(1) 12 ... Kh6 13 Nxe6+ Winning the queen.

(2) 12 ... Kg6 13 h5+ Kf5 14 Qe4+ Kg4 15 f3#

(3) 12 ... Kh8 13 Qh5+ Kg8 14 Qh7#

(4) 12 ... Kg8 13 Qh5

(4.1) 13 ... Re8 14 Qh7+ Kf8 15 Bd6+ and loses material and after get mated.

(4.2) 13 ... Bxg5 14 hxg5 f6 15 g6 and mate is unstoppable.

Looks like if the king moves, he dies.

Finally , lets see the lines with bishop capturing first.

12 ... Bxg5 13 hxg5+

(1) 13 ... Kg8 14 Qh5 with same ideas.

(2) 13 ... Kg6 there is checkmate too. but i wont calculate, as im too lazy now.

Okay, if I didn't overlook anything, 11.Bxh7+ is the answer for today!

Time to check.

---

Well, too bad for me... I guess I felt into the same trap as Pascal did in the game.

Jul-01-10  njchess: This was a fun puzzle. Like many, I explored 11.Bxh7+. But, without an obvious mate sequence, I wasn't prepared to launch an attack with my king exposed. As it turned out, 0-0-0 is probably the best move for White.

Initially, when I looked at the position, it resembled a Sicilian type of layout, and Black always has the option of Qa5+ or Qb6 in that type of position. Ultimately, that was why I discarded Bxh7, which turned out to be the game line.

Jul-01-10  Mace: <dzechiel> Haha, I had to do a double take after seeing the 0-1. I was pretty sure that black had just forfeited after a spite-check, guess it was more than that.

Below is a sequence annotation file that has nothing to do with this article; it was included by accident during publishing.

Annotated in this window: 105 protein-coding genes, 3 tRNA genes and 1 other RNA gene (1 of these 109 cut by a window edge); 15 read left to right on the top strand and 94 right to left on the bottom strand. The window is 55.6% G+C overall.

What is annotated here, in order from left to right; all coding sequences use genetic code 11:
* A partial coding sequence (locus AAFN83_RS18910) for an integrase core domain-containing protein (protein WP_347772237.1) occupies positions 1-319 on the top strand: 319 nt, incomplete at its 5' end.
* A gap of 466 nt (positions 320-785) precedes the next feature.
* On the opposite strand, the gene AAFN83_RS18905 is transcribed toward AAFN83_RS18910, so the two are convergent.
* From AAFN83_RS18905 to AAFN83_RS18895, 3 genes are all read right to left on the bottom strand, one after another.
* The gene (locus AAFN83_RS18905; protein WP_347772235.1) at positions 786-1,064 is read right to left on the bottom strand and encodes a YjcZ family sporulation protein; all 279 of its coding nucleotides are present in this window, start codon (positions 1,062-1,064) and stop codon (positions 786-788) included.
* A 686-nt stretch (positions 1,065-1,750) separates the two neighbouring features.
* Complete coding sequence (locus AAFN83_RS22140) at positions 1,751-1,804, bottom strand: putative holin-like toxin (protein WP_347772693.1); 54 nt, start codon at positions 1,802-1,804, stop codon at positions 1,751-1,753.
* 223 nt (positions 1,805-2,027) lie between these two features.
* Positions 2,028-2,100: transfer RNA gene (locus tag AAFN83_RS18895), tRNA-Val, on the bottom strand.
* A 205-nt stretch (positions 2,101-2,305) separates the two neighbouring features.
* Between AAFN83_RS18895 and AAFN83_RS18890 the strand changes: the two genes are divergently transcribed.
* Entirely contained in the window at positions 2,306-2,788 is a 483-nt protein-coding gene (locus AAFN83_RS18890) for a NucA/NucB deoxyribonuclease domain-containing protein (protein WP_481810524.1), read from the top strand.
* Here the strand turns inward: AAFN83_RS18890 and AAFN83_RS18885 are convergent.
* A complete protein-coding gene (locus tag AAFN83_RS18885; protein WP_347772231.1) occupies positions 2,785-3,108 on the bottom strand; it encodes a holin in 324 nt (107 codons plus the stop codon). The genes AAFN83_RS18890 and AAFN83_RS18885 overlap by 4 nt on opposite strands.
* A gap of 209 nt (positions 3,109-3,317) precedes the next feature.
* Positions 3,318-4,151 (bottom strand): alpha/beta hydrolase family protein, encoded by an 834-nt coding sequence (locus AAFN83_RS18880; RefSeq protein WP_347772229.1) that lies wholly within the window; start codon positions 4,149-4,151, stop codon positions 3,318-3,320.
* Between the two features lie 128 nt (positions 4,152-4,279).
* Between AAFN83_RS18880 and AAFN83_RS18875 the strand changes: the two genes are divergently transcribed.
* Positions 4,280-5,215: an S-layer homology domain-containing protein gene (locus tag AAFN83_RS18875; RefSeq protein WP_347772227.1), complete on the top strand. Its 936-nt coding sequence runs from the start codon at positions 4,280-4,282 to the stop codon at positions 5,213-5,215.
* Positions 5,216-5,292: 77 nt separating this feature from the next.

<dzechiel> I was looking at this combo too: 11.Bxh7+ Kh8 12.Ng5
12...Qa5+ 13.Bd2
but black can follow with ..Be7
14.Qh5 Nf6 which completely counters white's attack

I'm at a loss, every attack I see is countered pretty hard. Has anyone gotten it yet?

Jul-01-10  cracknik: OK, it's tricky. What's the solution though?
Jul-01-10  dhotts: Did anyone notice that BLACK won this game showing that 11.Bxh7 is a failure? Because after 13...Qa5+ there is 14...Qf5 forcing the Black win.

So what is the puzzle answer for White to play and win? Or is this a puzzle mistake?

Jul-01-10  zooter: Ok, The only weak black spot seems to be h7. So we start with

11.Bxh7+ Kxh7 (no point refusing the sac) 12.Ng5+ and it's all over whether black takes the knight or not

Time to check

Jul-01-10
Premium Chessgames Member
  Once: <dhotts> <cracknik> This is what is known as a spoiler. It looks as though white has a stock greek gift combination starting with 11. Bxh7+. But this is one of those situation where the combination doesn't work.

By playing 13....Qa5+ followed by 14...Qf5, black defends h7, stops the mate and pockets the bishop that white sacrificed.